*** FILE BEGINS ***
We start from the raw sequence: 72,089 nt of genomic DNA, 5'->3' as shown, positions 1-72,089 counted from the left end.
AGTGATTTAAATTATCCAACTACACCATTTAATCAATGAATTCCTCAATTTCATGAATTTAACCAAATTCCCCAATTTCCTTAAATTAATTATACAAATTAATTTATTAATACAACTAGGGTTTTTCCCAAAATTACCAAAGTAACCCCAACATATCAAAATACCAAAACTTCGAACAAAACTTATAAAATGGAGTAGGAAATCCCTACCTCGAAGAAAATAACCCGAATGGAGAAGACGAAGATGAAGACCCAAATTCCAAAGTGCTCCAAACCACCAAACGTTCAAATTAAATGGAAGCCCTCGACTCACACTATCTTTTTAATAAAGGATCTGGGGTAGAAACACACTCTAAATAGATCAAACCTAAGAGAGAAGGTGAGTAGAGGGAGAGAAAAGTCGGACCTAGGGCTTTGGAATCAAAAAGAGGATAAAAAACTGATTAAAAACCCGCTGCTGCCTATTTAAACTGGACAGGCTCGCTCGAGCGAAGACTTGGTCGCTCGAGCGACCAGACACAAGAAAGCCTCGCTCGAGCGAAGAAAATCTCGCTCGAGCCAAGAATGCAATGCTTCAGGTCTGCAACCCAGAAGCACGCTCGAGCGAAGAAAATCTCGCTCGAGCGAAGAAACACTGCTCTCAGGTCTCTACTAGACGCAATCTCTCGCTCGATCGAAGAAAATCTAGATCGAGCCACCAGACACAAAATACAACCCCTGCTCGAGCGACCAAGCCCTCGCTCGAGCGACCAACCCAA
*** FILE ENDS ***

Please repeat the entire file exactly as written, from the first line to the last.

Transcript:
We start from the raw sequence: 72,089 nt of genomic DNA, 5'->3' as shown, positions 1-72,089 counted from the left end.
AGTGATTTAAATTATCCAACTACACCATTTAATCAATGAATTCCTCAATTTCATGAATTTAACCAAATTCCCCAATTTCCTTAAATTAATTATACAAATTAATTTATTAATACAACTAGGGTTTTTCCCAAAATTACCAAAGTAACCCCAACATATCAAAATACCAAAACTTCGAACAAAACTTATAAAATGGAGTAGGAAATCCCTACCTCGAAGAAAATAACCCGAATGGAGAAGACGAAGATGAAGACCCAAATTCCAAAGTGCTCCAAACCACCAAACGTTCAAATTAAATGGAAGCCCTCGACTCACACTATCTTTTTAATAAAGGATCTGGGGTAGAAACACACTCTAAATAGATCAAACCTAAGAGAGAAGGTGAGTAGAGGGAGAGAAAAGTCGGACCTAGGGCTTTGGAATCAAAAAGAGGATAAAAAACTGATTAAAAACCCGCTGCTGCCTATTTAAACTGGACAGGCTCGCTCGAGCGAAGACTTGGTCGCTCGAGCGACCAGACACAAGAAAGCCTCGCTCGAGCGAAGAAAATCTCGCTCGAGCCAAGAATGCAATGCTTCAGGTCTGCAACCCAGAAGCACGCTCGAGCGAAGAAAATCTCGCTCGAGCGAAGAAACACTGCTCTCAGGTCTCTACTAGACGCAATCTCTCGCTCGATCGAAGAAAATCTAGATCGAGCCACCAGACACAAAATACAACCCCTGCTCGAGCGACCAAGCCCTCGCTCGAGCGACCAACCCAA